Rick Pitino’s return to big-time college basketball is complete.
The 70-year-old Hall of Fame coach is reportedly taking over at St. John’s, six seasons after his controversial ouster at Louisville due to the program’s involvement in the FBI investigation into college basketball recruiting. Pitino’s deal is for six years, per ESPN’s Adrian Wojnarowski and Pete Thamel, though he said over the weekend he hopes to coach potentially for up to 12 years.
Pitino’s return to a big-time job has seemed like an inevitability since the NCAA’s IARP largely cleared him of wrongdoing in that scandal, and that return will now come at a program in desperate need of a shot in the arm after just two NCAA tournament appearances (and no wins) in the last decade. But how quickly can Pitino resurrect the St. John’s program? And how far can the legendary coach take the Red Storm?
One thing that was rarely in question the last two years under Mike Anderson in Queens was talent. There’s no guarantee Pitino will be able to (or even want to) retain the current St. John’s roster, but it’s worth noting no current Red Storm player has entered the transfer portal yet. This rebuild Pitino embarks on may be less about roster improvements and more about changing the program’s culture, which had soured late in the Anderson tenure.
A top priority: bringing back star big man Joel Soriano for his final season of eligibility. A transfer from Fordham, Soriano exploded in his second season in Queens, averaging more than 15 points and nearly 12 rebounds per game. That included a 19-point, 13-rebound performance in the team’s best win of the season, a road win at UConn.
Coincidentally, Pitino’s final game at Iona came against UConn just days ago in the men’s NCAA tournament. (The Huskies pulled away in the second half thanks to 22 points and 10 rebounds in the second from big man Adama Sanogo.) Pitino’s message after the game was speaking about his Iona team, but the thought also rings true to how he’ll have to build St. John’s against top Big East teams.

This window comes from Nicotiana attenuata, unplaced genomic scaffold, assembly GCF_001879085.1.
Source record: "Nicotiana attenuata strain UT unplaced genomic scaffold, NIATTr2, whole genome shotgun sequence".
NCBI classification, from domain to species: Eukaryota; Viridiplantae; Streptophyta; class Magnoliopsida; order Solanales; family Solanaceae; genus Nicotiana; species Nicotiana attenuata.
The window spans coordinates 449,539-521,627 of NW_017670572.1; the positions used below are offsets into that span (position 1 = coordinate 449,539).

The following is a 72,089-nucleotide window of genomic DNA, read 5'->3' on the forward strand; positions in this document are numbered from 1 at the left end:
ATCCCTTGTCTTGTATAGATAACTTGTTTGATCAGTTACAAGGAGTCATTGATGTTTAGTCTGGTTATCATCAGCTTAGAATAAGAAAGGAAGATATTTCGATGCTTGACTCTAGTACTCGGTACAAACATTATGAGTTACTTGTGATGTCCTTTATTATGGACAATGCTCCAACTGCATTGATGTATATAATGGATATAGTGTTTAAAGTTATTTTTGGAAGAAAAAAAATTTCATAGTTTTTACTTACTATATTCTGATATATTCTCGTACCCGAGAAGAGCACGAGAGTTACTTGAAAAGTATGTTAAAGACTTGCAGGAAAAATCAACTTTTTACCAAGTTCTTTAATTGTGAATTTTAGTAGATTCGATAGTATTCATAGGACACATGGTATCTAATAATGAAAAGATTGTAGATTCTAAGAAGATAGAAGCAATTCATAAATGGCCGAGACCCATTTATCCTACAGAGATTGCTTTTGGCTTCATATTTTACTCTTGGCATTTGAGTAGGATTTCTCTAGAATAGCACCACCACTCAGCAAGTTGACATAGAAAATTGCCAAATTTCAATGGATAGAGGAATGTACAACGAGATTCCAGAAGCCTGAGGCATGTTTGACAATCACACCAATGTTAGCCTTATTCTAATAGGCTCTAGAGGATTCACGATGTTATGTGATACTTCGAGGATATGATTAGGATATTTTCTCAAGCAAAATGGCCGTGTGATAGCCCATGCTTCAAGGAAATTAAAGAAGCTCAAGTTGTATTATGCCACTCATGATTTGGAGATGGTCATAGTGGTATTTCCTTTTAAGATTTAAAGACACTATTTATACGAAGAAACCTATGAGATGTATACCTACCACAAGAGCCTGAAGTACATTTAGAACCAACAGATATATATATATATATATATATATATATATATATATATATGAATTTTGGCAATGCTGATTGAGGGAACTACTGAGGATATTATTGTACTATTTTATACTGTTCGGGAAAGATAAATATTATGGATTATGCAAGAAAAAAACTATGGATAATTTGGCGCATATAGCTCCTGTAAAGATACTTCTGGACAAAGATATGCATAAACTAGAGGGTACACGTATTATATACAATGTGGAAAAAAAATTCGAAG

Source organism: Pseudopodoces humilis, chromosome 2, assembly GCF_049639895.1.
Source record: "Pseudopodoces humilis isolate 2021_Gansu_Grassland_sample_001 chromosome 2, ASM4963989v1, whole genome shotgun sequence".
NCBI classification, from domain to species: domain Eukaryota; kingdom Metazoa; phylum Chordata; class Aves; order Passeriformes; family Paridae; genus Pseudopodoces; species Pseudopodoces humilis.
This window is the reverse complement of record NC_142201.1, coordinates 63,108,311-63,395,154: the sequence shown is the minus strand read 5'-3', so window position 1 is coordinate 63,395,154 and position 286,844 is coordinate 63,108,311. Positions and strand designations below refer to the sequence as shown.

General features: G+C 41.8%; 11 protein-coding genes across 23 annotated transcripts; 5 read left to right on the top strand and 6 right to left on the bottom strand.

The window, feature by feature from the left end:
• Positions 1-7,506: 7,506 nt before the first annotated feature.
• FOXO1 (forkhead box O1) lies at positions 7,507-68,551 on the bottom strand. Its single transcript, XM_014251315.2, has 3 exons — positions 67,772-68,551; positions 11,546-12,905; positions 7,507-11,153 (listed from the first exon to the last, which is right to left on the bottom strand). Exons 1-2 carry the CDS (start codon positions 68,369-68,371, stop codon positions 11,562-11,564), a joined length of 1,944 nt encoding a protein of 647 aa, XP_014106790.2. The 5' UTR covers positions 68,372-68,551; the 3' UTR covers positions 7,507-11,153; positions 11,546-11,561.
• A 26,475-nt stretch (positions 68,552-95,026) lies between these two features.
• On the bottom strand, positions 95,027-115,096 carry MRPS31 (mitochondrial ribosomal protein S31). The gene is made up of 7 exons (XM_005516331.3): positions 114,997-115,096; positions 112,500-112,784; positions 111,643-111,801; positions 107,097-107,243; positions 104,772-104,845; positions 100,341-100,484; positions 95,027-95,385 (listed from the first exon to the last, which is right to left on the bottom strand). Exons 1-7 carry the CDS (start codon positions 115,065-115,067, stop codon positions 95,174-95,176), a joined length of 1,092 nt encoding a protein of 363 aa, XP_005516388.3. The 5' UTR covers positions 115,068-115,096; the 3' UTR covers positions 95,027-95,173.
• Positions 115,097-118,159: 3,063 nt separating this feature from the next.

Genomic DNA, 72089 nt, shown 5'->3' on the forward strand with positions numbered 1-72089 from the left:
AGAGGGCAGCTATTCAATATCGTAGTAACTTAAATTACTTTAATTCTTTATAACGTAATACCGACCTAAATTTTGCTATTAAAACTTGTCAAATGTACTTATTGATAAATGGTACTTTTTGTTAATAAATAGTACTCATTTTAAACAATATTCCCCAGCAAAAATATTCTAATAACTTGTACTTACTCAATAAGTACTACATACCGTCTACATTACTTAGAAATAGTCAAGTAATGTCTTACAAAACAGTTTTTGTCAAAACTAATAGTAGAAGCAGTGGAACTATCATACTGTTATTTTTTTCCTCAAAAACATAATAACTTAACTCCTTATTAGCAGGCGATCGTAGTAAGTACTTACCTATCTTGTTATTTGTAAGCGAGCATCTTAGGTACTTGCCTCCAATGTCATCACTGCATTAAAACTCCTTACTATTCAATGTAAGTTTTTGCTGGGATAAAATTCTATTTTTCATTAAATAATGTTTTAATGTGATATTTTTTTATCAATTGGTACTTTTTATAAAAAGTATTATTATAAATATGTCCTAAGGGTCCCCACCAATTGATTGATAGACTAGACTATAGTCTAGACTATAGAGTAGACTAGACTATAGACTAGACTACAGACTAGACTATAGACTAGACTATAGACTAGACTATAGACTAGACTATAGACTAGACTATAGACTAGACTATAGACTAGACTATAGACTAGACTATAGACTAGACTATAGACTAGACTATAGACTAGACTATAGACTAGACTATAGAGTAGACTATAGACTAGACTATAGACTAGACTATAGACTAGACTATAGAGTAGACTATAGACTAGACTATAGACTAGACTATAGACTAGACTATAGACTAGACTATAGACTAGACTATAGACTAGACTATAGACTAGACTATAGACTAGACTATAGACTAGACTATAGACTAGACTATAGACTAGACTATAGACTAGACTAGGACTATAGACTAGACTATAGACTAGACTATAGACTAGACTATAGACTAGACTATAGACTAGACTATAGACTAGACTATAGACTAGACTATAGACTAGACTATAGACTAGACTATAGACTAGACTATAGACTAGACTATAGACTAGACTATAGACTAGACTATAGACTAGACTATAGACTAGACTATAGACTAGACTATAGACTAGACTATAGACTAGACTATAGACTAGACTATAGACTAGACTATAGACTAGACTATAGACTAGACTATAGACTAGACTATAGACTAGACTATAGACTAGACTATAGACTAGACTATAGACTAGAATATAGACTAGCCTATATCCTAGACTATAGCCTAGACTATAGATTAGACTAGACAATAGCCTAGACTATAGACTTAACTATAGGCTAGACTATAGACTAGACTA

“They just physically dominated us on the glass and in the low post,” Pitino said. “It really taught me a lesson of what you need to compete at this level, and we didn’t have the frontcourt that could compete at this level.”
Soriano would give Pitino at least one big man capable of hanging in against the best of the Big East.
The other most intriguing roster piece for Pitino to potentially inherit is talented freshman AJ Storr, a 6'6" wing named to the Big East All-Freshman team after averaging nine points and shooting 40% from three this season. Other pieces to watch include volatile guards Posh Alexander and André Curbelo, as well as DePaul transfer wing David Jones, the team’s second-leading scorer this season.
The backcourt at St. John’s could get crowded in a hurry depending on whether Pitino brings along pieces from Iona. The strength of the Gaels this season was its two guards, Walter Clayton Jr. and Daniss Jenkins. One NBA scout told Sports Illustrated that Clayton could be in the second-round mix should he declare for the NBA draft this cycle and would be an impact addition for virtually any college program, while Jenkins averaged 15 points and nearly five assists per game. Pitino said in October that his Iona backcourt “definitely could have been his backcourt at Louisville.”
That said, some combination of the current Red Storm guards and guards following from Iona, combined with a big like Soriano, is enough to immediately bring St. John’s to relevancy. That may not be a Big East–winning roster, but it’s certainly enough to have St. John’s in the NCAA tournament next season. And that’s before Pitino hits the wider transfer portal, where St. John’s seems likely to be a highly attractive destination. Billionaire Queens native and Vitamin Water cofounder Mike Repole has already committed to helping St. John’s and Pitino with NIL, which could help Pitino reel in a big fish or two.
Can Pitino win a national championship at St. John’s? That’s been a popular question in industry circles. The conventional wisdom is no—the program as presently constructed isn’t necessarily built to compete at that high a level. But it’d be foolish to bet against Pitino, who will without question be even more hungry for another championship to seal his legacy after his 2013 title at Louisville was vacated. If nothing else, bringing the St. John’s program back to relevance and having success in the Big Dance would be a major win, considering where the Red Storm program has been lately.
As for his time at Iona, Pitino leaves the program better than he found it three years ago, but relatively similar in its overall place in the national landscape. The Gaels are still without an NCAA tournament win in 13 appearances since the tournament expanded to 64 teams in 1985. Facilities improvements and more national attention will help the program, but Iona’s reality of being in a one-bid league that Pitino so often bemoaned is still the case and will likely not change with its Hall of Fame coach gone. Potential targets for the Iona vacancy include Tobin Anderson, the Fairleigh Dickinson coach fresh off a historic upset of Purdue in the NCAA tournament, Bryant coach and former Iona assistant Jared Grasso, and UConn associate head coach Kimani Young.